Sunday, January 31, 2010
Jack Nicholson in a sprint car? Apparently so. At least as a movie sprint car driver.
The Wild Ride is bad, really bad. And it is available all over the internet. The sprint car sequence is pretty short.
Interesting that the entire movie is colourized and stuck into the middle of a contemporary video called Velocity. It's bad, really bad. And available on DVD for a couple bucks in better bargain bins.
Saturday, January 30, 2010
I believe I had this photo emailed to me by Ralph Monhay. It's Jim Malloy in his hardtop modified from 1962. The car ended up in Boise, ID, driven by Morrie Fuller. And it is being restored by Morrie's son Stan.
Here's a couple links to the Morrie Fuller days with the modified.
The car then, and now.
Friday, January 29, 2010
So "Wild" Bill Dagg bought the number 33 Monhay/Marchant modified and did well with it up in Prince George.
It moved around a bit after Bill Dagg sold it but Ralph tracked it down, and with the help of various enthusiasts got it rebuilt.
Here's a link to some of the restoration work: http://www.vintagesupermods.com/-33_Ralph_Monhay.php
Thursday, January 28, 2010
More stuff from the Prince George Citizen. At the end of the 1964 season the number 33 of Jim Marchant and Ralph Monhay was sold to Prince George racer Bill Dagg. Also included in the photo montage is the Moe Vaillant number 8 car that was sold shortly after this race to Len Jalouse, also of Prince George. Moe stopped racing for a number of years before coming back to help his sons in mini-sprints.
Nice letter of thanks by Ralph and Jim to those who helped them race up in PG. Ralph kept coming back to PGARA to race and promote races. He must have liked it up there.
Wednesday, January 27, 2010
Tuesday, January 26, 2010
Monday, January 25, 2010
Sunday, January 24, 2010
Saturday, January 23, 2010
Friday, January 22, 2010
Thursday, January 21, 2010
Wednesday, January 20, 2010
More unused clippings that were scanned over the past year that need to be used up. A photo from the mid-1970s at a Golden Wheels banquet. From left to right are Gerry McLees, Len Sutton, Pat Vidan, Jack Turner and Allen Heath. Gerry, Len and Allen all, for sure, raced up in the Vancouver area at one point or another. Not sure about flagman Pat Vidan. He ended up flagging at Indianapolis while both Len Sutton and Jack Turner both raced there.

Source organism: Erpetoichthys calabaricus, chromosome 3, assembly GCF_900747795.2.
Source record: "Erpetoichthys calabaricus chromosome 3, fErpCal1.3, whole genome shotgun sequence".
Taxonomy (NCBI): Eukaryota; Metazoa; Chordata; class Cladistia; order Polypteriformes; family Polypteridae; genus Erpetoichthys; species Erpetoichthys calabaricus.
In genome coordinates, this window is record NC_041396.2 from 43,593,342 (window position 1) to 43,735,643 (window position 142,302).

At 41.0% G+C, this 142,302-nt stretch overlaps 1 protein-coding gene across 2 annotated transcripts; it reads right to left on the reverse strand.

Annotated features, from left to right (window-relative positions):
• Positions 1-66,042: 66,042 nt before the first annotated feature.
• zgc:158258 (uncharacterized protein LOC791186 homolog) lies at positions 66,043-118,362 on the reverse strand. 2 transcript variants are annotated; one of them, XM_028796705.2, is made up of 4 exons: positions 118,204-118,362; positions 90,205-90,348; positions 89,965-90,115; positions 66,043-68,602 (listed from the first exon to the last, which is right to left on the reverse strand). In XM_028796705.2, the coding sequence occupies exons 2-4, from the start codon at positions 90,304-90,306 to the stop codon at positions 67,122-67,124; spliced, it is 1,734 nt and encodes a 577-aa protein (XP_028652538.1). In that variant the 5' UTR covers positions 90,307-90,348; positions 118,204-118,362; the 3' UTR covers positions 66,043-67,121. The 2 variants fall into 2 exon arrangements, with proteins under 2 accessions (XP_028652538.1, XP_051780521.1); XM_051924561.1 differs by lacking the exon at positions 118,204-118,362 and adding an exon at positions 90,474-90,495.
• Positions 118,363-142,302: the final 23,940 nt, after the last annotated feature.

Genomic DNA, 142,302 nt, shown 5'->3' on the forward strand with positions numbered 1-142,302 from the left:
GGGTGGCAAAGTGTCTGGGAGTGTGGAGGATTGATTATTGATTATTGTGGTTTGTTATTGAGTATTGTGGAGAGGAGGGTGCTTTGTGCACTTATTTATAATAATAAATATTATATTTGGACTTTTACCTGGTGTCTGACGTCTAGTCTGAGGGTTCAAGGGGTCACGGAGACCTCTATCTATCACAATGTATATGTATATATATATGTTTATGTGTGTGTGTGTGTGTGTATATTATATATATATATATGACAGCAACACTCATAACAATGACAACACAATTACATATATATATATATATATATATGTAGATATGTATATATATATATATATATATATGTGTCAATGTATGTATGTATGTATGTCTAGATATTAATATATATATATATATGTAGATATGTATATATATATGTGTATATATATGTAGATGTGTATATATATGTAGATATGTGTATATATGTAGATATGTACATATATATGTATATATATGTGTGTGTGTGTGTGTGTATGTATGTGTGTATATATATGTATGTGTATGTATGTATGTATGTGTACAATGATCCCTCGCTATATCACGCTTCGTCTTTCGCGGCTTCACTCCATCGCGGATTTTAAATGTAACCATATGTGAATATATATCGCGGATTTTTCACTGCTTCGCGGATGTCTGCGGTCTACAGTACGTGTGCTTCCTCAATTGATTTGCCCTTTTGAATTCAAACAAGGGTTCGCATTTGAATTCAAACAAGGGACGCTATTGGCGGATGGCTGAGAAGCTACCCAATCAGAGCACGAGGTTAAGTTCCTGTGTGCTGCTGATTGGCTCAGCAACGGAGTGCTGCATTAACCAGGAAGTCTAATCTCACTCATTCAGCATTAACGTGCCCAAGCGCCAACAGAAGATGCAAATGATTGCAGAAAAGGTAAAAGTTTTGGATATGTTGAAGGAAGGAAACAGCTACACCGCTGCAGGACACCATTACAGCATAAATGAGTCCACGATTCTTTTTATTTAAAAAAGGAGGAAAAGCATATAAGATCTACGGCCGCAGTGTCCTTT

Tuesday, January 19, 2010
Well at least it did for a couple years. All part of the "fairgrounds" portion of their showbiz publication.
So Digney Speedway made it in there once that I've found back in 1948. The furor over the announcement that the hot rods (track roadsters) were scheduled to race there (at the track that the midget guys had worked so hard to get opened!) seems to have been real. Down in Seattle at Aurora Speedway the same trouble was brewing. Things eventually got smoothed over and midget racers like Shorty Templeman and Bob Gregg raced both midgets and hot rods and even moved over to the hard tops. They raced for the money, that was their allegiance.
Monday, January 18, 2010
Came across this in my Google searches. It's from the Montreal Gazette from late 1966. Interesting stuff. Another couple months and Foster would be gone.
Of the two drivers killed, Dick Atkins raced midgets at Victoria's Western Speedway once or twice. He was an up and comer while Don Branson had been around for a number of years.
Sunday, January 17, 2010
Saturday, January 16, 2010
Friday, January 15, 2010
Thursday, January 14, 2010
Wednesday, January 13, 2010
Tuesday, January 12, 2010
There isn't much snowmobile racing in the "wet coast" area. Some further inland, lots further east.
So, a stretch. Gilles Villeneuve got going on the power sleds before making a name for himself in Formula Atlantic and then F1.